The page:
Different Kinds of Pads

Pads are one of the widely used sanitary products in the world. They are rectangular cotton absorbent that collects released menstrual blood. We also call them sanitary napkins. 

Did you know that there are different kinds of pads? They have different densities and capacities for different flows. The perfect pad should be able to absorb your flow for more than 4 hours.

Different Kinds of Pads

You might have seen sizes S-XXL written on pad covers. Sizes are a good flow indicator. Bigger sizes mean the pad is longer and wider on both ends. 

Regular Pad: There are regular or standard pads that can hold medium flow well. They are about 21-24 cm in size. 

Maxi Pad: Then there is the thicker sanitary napkin called the ‘maxi’ pad. This is perfect for heavy flows and medium flows too. It allows a safety net because of how much it can absorb. If you have a heavy flow, especially during the first three days, you can try out the super pad which has the most absorption capacity. These large-sized pads are 25-29 cm.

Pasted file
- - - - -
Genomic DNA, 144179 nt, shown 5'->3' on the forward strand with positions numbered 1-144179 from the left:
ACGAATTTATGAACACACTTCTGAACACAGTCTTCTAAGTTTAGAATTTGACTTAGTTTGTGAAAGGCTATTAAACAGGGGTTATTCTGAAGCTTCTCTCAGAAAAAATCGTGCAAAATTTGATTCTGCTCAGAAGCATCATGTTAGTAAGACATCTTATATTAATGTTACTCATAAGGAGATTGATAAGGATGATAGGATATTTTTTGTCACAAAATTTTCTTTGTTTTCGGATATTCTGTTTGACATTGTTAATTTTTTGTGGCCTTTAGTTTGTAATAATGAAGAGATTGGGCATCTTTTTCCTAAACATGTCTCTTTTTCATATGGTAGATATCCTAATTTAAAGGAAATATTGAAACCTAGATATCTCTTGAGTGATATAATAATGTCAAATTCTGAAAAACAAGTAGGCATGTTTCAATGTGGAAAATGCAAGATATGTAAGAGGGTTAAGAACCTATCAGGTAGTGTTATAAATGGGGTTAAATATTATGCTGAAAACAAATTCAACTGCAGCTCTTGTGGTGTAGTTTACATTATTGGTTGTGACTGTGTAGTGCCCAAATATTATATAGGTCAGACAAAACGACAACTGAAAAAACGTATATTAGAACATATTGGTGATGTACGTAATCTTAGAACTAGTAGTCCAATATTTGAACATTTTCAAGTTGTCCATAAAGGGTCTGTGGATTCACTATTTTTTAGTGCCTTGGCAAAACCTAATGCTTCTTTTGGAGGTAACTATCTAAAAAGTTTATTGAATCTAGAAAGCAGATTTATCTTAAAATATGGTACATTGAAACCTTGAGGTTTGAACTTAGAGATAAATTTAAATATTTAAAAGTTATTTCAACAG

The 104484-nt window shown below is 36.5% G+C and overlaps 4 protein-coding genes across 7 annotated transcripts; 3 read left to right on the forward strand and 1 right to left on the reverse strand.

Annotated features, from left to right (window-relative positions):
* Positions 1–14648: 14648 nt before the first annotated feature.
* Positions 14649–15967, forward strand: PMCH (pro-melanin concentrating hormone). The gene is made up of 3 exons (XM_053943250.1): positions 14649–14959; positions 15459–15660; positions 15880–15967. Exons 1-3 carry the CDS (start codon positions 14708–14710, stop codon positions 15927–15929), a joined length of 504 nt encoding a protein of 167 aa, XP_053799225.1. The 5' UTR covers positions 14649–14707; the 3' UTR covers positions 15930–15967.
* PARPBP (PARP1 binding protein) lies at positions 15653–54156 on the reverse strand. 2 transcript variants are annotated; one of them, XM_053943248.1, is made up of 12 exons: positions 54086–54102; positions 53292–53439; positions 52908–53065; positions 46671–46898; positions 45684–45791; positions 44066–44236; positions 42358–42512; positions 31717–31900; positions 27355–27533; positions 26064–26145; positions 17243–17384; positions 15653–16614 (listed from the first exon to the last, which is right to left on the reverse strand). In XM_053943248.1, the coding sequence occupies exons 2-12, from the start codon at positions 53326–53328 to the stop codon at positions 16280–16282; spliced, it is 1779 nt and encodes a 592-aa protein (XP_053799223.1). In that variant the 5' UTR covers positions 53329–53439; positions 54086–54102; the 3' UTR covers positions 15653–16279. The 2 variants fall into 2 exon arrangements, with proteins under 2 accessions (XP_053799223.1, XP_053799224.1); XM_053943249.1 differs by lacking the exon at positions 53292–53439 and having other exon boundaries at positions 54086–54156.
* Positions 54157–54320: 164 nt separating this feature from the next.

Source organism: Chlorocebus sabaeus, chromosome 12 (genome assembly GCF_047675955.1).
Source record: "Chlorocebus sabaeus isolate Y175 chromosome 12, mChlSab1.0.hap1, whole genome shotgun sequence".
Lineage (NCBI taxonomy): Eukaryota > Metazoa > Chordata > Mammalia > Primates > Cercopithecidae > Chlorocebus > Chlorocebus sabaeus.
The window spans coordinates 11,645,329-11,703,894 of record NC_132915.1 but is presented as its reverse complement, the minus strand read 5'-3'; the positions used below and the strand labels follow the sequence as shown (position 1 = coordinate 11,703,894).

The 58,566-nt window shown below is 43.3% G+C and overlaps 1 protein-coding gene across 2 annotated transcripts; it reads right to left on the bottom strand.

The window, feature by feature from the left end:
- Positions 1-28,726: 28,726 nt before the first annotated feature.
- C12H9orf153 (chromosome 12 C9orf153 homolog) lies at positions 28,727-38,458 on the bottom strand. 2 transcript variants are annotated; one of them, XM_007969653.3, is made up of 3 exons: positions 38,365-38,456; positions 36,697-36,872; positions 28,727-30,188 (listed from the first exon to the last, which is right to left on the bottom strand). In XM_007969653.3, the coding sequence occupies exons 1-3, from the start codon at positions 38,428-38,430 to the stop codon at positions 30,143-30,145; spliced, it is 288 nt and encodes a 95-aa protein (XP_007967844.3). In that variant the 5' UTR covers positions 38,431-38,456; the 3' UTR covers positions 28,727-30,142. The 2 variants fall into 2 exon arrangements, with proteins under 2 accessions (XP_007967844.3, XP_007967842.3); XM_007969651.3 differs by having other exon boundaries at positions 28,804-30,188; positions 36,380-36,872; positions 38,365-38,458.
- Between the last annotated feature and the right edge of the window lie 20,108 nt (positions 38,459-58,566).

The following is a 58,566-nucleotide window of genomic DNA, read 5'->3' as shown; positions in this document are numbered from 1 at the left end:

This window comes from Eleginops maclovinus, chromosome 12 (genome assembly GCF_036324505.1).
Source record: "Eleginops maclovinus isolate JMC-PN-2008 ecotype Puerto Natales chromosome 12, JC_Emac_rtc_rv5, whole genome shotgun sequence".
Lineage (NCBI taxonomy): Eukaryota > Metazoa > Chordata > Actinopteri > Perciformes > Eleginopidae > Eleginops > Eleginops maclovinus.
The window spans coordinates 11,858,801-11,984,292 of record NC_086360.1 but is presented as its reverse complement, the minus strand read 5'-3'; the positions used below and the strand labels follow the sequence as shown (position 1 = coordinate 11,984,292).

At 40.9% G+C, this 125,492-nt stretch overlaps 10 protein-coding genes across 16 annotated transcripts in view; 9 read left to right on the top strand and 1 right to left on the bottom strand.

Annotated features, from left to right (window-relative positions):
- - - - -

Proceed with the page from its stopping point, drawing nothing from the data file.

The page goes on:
Ultra Pad: However, for those with lighter flows or period spotting, you can go for the thin or ‘ultra’ pads. They are perfect for the last day of the period too. Usually, they are not smaller in size but rather in thickness (3-4mm). 

Slender Pad: Some people struggle with wearing pads because they can be visible in tight clothes. For that, you can try out the slender pads which are narrower and ideal for small-size clothes. These are not the same as panty liners.

Panty Liner: Panty liners are smaller and lighter. They are best for spotting or vaginal discharge rather than menstruation. 

Night-time Pad: When it comes to sleeping during periods, you can’t change your pad within 6 hours. To counter that, there are night time pads that are longer and wider on both ends for more absorption. They are XXL size and bigger than 30 cm. You can move around but the pad will stay in place. You can prevent overnight leakage with this. 

Reusable Pad: There are also reusable pads that can be cleaned with soap and water and used again. But, cleaning them after each use can be a hassle.

Scented Pad: You might have come across scented and unscented pads. Scented pads mask the smell of period, but they also have scent chemicals. This can cause irritation. However, if you smell bad during every period, it can indicate infection.

Since there are numerous pad variations, consider your flow and preferences to choose. You can use different pads for different phases as well.  

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